Monday, October 6, 2008

The AVR Butterfly as a Data Logger

I was browsing some messages in the Arduino forum today and I ran across
this great Butterfly data logger project.

It gives some neat examples of using the $25 Butterfly board (for $45 you can get it on a PCB breadboard with all the goodies already attached, great deal).

I'm using the butterfly as the basis for developing my Itron meter reader. I'll do the development on the butterfly, then transfer the program to one of the 2313 boards I developed a few years ago:

It's pretty chunky, but it's got the power supply and serial port and a place to put the RF board, it should be perfect. It's also got some space that I could stick some I2C flash memory onto for data logging. The 2313 is a pretty limited device, it won't be able to log data for very long with out some off-chip memory.

I've mounted the butterfly onto the back of a 2 D cell battery and affixed it with a bit of ShapeLock. I soldered on some headers to let me connect to the ports and made a serial cable from an old mouse cord (also using ShapeLock).

It looks a bit crappy, but it doesn't fall apart, and the other board looks nice. :)

Next step is to write a program that will read the output of the RF board and send it to the computer via the serial port. Once I get a look at the waveform I can make some decisions about how to decode it on the AVR.

Update 2008-Dec-3

I've spent quite a few hours over the past few weeks working with the Butterfly and AVR Studio to try to get it to do what I want. Since this is the first time I've worked with Mega processors it has been a bit of a learning process. I spent a couple of weeks working on the software and finally got really stuck, so I took a break for a week and came back to it last night. Almost immediately I corrected the problems and now have it reading the output of the RF board from a wireless temperature monitor (there's another post around here somewhere about that monitor).

I am using what I suspect is a pretty inefficient method to read the data stream, but it's working. I've configured the Butterfly's Mega169 Timer1 to trigger an interrupt every 100uS which updates a system timer counter. The pin change interrupt is set up to watch for changes on the joystick pins and to set a variable to idenfity which button changed and whether it is up or down. This information is made availble through a 'keypressed' funtion. In the main loop I read the keypressed function until I get a valid input, then I read the timer value and the button state (up or down) , reset the timer, then write the string-formatted timer value and button position out to the serial port (which runs at 115200).

This is all built on the GCC port of the Butterfly source code with some minor adjustments and additions from the AVRFreaks board (a new, faster and more flexible OSCCAL_Calibrate function, for example). In order to make it easier to learn what I'm doing I tried to stick with the basic archetecture of the Butterfly code. That's got it working, but the way I'm using the timer is really pretty dumb. It's easy to understand though, and it works, so for the time being I'm going to leave it. If I do move this down to the 2313 I'll have to be much smarter about resource usage, I don't think the 2313 at 4Mhz would handle this very well.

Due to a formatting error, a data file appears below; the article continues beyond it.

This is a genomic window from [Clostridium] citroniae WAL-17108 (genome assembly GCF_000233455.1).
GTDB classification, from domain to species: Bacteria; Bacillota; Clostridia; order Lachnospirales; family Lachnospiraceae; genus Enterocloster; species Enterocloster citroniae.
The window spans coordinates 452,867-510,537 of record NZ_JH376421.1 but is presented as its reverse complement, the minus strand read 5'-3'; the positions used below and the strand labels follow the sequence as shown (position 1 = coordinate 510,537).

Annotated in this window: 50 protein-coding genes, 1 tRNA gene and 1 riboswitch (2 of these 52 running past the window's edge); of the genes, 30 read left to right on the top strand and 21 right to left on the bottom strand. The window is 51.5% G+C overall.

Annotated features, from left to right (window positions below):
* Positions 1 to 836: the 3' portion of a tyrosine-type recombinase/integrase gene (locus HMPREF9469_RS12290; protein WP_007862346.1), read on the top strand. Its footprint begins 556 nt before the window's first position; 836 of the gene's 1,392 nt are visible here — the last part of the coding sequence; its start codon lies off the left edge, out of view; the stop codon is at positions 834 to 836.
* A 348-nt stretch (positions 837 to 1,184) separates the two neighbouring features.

The datastream going to the computer is currently being read by a simple C# app that uses ZedGraph to display the live data stream. It normalizes the bit widths for display and seems to do a pretty reasonable job of making the data visible. Next I need to set it up to log the data so I can save to a file for analysis.

If I was going to continue with the temperature monitors I'd spend some time analysing the bitstream and compairing it to the transmitted temperature. From what I've seen it transmits the data packet four times and each transmission consists of about 16 bits (maybe 20, I'm not sure if the last four are data bits or framing). The temperture range is something like -22°F to 122°F, or -29°C to 50°C, a range of about 79°C or 142°F. It includes a tenth degree figure as well, but I'm not sure if that digit has a resolution of 0.1 or 0.2.

Regardless, the project is not to read the temperature data (although that would be interesting too), but to read the datastream from the Itron meter. Fortunately the datastream format for that is documented, so there won't be any time-consuming reverse-engineering there.

At this point the next step is to get the 800Mhz RF receiver set up to see if I can read the data coming from the meter. I'll have to rig up something to connect to the header pins on it, they're closer than 0.1" spacing of common headers and I don't have anything that connects to them.

Here's a picture of the bitstream from the temp monitor. Each of the '1's are 0.5mS.

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